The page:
Last month we talked about the way the widespread use of remote doorbell cameras and the technology associated with them are changing suburban life. Cameras such as Amazon Ring, Google Nest, and others are showing up on more and more homes. But it’s not just the individual cameras making a difference. Networks of neighbors are collecting in online forums supporting the technology to share videos, pictures and information. They also frequently collaborate with law enforcement to solve crimes.
This week we see one real-world example of this phenomenon covered in the Baltimore Sun. The Baltimore suburb of Patterson Park now has more than 500 cameras active all across their neighborhood, with neighbors interacting with each other and with law enforcement as I described above. Arch McKown, safety chairman of the Patterson Park Neighborhood Association, has been coordinating many of these activities and describes the results for reporters. The bottom line is that burglaries and other property crimes have plummeted and they have helped police identify and convict some of the worst offenders.
McKown’s devices are part of a broad, informal network of about 500 home cameras operating around Patterson Park. Neighbors regularly share images from their Amazon Ring, Nest or other home cameras that have become increasingly common and capture activity on porches, stoops and alleyways. The residents compare images of package thieves, carjackers, street robbers and burglars.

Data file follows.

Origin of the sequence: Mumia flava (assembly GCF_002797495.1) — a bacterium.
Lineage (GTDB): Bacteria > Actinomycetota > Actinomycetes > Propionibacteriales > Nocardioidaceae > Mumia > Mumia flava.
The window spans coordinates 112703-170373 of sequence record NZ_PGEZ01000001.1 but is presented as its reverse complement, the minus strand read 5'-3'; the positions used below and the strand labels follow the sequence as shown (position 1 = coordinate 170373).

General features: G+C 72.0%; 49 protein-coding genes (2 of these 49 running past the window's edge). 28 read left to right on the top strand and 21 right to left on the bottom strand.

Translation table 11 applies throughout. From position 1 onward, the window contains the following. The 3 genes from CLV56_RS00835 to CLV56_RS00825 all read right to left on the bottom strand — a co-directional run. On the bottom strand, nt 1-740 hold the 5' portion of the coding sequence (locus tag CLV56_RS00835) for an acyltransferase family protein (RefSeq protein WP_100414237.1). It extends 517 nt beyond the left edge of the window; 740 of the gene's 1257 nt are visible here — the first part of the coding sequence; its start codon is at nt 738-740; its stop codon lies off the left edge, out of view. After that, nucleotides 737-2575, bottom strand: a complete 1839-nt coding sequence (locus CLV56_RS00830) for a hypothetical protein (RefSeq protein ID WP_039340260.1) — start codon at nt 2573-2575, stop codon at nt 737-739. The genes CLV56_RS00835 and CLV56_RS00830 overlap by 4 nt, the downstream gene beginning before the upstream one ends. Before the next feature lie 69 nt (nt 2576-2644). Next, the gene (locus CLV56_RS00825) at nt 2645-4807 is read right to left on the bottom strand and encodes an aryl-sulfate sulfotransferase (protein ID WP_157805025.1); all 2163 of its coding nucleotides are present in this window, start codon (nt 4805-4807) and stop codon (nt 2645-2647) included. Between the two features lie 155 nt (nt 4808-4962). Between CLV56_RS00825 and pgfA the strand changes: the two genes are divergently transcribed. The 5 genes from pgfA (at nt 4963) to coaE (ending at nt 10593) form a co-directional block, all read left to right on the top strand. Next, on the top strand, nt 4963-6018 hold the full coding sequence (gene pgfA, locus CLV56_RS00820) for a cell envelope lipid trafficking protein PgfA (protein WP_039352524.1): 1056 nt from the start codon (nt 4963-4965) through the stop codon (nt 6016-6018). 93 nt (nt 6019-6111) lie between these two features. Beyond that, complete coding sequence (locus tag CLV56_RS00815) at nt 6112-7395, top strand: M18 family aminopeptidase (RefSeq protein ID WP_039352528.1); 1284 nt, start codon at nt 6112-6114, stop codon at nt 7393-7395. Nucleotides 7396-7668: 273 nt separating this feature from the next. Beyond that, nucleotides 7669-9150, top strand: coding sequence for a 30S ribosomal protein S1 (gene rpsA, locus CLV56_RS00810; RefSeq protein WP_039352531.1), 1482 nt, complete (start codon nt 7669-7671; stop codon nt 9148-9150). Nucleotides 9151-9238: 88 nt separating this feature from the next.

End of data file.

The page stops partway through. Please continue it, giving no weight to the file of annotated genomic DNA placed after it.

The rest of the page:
In some cases, the group has been able to track a criminal’s path through the neighborhood, McKown said. Neighbors’ observations have sometimes contributed to arrests. In other instances, neighbors have worked to intervene with young culprits without involving police.
As burglaries plummet around Patterson Park, police say the community watch has helped.
Neighbors often see the same faces and see patterns, McKown said.
The police credit this digital neighborhood watch system with being directly responsible for dozens of crimes being solved and tangentially involved in the resolution of hundreds of others. The police are thrilled with this community involvement, describing it not only as a crime-solving operation but also as a deterrent. When the word gets around that an entire neighborhood is under 24/7 interactive surveillance, the gangs tend to notice.
As a bonus, the usual people who complain about too much electronic surveillance and a growing “police state” have no basis to carp about this system. The police don’t have direct access to the cameras nor can they just grab up all the video that’s taken and store it. It’s a voluntary system where neighbors proactively offer up the video footage if it relates to a crime committed on their block. In the vast majority of cases, the cops never need to bother with a warrant.
In other instances, McKown reports that minor crimes have been resolved without even getting the police involved. When younger hooligans are filmed causing problems and neighbors recognize them, residents have been able to go speak to the parents. Some may call that “shaming,” but if mom and dad are able to use the evidence to get their kid under control, all the better.
In a city with the crime problems that Baltimore is wrestling with, there are always politicians talking about how the police have to work to be more involved with the community. Well, here’s one way that not only can happen but is already happening. Baltimore needs far more of this, not less. And other cities should take a cue from this example and encourage people to do the same.